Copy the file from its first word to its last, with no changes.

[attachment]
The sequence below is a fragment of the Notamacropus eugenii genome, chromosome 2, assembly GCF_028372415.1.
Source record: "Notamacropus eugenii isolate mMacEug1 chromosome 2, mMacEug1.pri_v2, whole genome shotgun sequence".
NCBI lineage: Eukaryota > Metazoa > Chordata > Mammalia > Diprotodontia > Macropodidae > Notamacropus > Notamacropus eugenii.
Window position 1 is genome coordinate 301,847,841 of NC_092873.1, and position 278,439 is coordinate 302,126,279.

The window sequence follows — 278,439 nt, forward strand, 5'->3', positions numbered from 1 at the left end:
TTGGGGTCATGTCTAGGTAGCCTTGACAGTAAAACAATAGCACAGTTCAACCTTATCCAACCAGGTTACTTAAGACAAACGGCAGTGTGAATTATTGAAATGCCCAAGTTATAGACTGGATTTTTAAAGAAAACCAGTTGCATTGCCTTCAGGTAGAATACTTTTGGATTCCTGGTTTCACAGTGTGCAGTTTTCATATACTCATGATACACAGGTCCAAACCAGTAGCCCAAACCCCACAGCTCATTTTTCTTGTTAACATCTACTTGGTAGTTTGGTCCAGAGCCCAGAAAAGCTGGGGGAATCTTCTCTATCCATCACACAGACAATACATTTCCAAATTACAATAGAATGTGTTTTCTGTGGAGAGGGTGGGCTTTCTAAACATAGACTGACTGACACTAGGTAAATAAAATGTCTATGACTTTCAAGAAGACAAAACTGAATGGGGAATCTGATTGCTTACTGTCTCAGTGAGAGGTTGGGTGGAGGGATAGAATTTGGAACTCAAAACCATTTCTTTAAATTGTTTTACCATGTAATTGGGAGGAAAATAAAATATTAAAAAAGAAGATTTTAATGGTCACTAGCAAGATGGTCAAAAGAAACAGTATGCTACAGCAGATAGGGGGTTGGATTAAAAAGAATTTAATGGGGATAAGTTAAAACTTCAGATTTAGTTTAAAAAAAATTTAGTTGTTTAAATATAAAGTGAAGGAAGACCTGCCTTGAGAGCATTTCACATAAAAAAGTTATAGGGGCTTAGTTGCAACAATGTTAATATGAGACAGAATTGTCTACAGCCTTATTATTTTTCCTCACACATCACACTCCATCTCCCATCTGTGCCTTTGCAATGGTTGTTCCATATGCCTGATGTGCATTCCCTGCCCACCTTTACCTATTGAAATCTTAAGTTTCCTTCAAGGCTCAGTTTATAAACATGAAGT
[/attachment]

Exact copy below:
The sequence below is a fragment of the Notamacropus eugenii genome, chromosome 2, assembly GCF_028372415.1.
Source record: "Notamacropus eugenii isolate mMacEug1 chromosome 2, mMacEug1.pri_v2, whole genome shotgun sequence".
NCBI lineage: Eukaryota > Metazoa > Chordata > Mammalia > Diprotodontia > Macropodidae > Notamacropus > Notamacropus eugenii.
Window position 1 is genome coordinate 301,847,841 of NC_092873.1, and position 278,439 is coordinate 302,126,279.

The window sequence follows — 278,439 nt, forward strand, 5'->3', positions numbered from 1 at the left end:
TTGGGGTCATGTCTAGGTAGCCTTGACAGTAAAACAATAGCACAGTTCAACCTTATCCAACCAGGTTACTTAAGACAAACGGCAGTGTGAATTATTGAAATGCCCAAGTTATAGACTGGATTTTTAAAGAAAACCAGTTGCATTGCCTTCAGGTAGAATACTTTTGGATTCCTGGTTTCACAGTGTGCAGTTTTCATATACTCATGATACACAGGTCCAAACCAGTAGCCCAAACCCCACAGCTCATTTTTCTTGTTAACATCTACTTGGTAGTTTGGTCCAGAGCCCAGAAAAGCTGGGGGAATCTTCTCTATCCATCACACAGACAATACATTTCCAAATTACAATAGAATGTGTTTTCTGTGGAGAGGGTGGGCTTTCTAAACATAGACTGACTGACACTAGGTAAATAAAATGTCTATGACTTTCAAGAAGACAAAACTGAATGGGGAATCTGATTGCTTACTGTCTCAGTGAGAGGTTGGGTGGAGGGATAGAATTTGGAACTCAAAACCATTTCTTTAAATTGTTTTACCATGTAATTGGGAGGAAAATAAAATATTAAAAAAGAAGATTTTAATGGTCACTAGCAAGATGGTCAAAAGAAACAGTATGCTACAGCAGATAGGGGGTTGGATTAAAAAGAATTTAATGGGGATAAGTTAAAACTTCAGATTTAGTTTAAAAAAAATTTAGTTGTTTAAATATAAAGTGAAGGAAGACCTGCCTTGAGAGCATTTCACATAAAAAAGTTATAGGGGCTTAGTTGCAACAATGTTAATATGAGACAGAATTGTCTACAGCCTTATTATTTTTCCTCACACATCACACTCCATCTCCCATCTGTGCCTTTGCAATGGTTGTTCCATATGCCTGATGTGCATTCCCTGCCCACCTTTACCTATTGAAATCTTAAGTTTCCTTCAAGGCTCAGTTTATAAACATGAAGT